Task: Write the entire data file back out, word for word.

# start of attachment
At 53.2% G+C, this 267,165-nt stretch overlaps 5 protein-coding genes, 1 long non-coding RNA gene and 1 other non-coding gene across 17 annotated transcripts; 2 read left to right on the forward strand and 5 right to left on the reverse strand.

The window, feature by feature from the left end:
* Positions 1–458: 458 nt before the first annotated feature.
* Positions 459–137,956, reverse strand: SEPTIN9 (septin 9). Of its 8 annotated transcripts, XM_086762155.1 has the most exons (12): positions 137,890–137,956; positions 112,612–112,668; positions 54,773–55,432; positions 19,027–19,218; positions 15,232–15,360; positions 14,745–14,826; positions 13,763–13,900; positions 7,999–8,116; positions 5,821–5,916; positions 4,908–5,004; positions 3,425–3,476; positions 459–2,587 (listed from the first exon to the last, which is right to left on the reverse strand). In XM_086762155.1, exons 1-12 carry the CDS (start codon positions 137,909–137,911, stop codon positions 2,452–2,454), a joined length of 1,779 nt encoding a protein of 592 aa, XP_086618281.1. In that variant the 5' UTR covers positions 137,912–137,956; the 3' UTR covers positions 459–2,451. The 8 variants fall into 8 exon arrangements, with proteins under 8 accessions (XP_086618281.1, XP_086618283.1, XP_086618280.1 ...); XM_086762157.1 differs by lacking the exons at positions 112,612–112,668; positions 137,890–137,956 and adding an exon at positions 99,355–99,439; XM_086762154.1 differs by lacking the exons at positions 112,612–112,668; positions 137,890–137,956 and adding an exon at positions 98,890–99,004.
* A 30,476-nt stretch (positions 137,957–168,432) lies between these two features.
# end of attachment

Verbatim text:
At 53.2% G+C, this 267,165-nt stretch overlaps 5 protein-coding genes, 1 long non-coding RNA gene and 1 other non-coding gene across 17 annotated transcripts; 2 read left to right on the forward strand and 5 right to left on the reverse strand.

The window, feature by feature from the left end:
* Positions 1–458: 458 nt before the first annotated feature.
* Positions 459–137,956, reverse strand: SEPTIN9 (septin 9). Of its 8 annotated transcripts, XM_086762155.1 has the most exons (12): positions 137,890–137,956; positions 112,612–112,668; positions 54,773–55,432; positions 19,027–19,218; positions 15,232–15,360; positions 14,745–14,826; positions 13,763–13,900; positions 7,999–8,116; positions 5,821–5,916; positions 4,908–5,004; positions 3,425–3,476; positions 459–2,587 (listed from the first exon to the last, which is right to left on the reverse strand). In XM_086762155.1, exons 1-12 carry the CDS (start codon positions 137,909–137,911, stop codon positions 2,452–2,454), a joined length of 1,779 nt encoding a protein of 592 aa, XP_086618281.1. In that variant the 5' UTR covers positions 137,912–137,956; the 3' UTR covers positions 459–2,451. The 8 variants fall into 8 exon arrangements, with proteins under 8 accessions (XP_086618281.1, XP_086618283.1, XP_086618280.1 ...); XM_086762157.1 differs by lacking the exons at positions 112,612–112,668; positions 137,890–137,956 and adding an exon at positions 99,355–99,439; XM_086762154.1 differs by lacking the exons at positions 112,612–112,668; positions 137,890–137,956 and adding an exon at positions 98,890–99,004.
* A 30,476-nt stretch (positions 137,957–168,432) lies between these two features.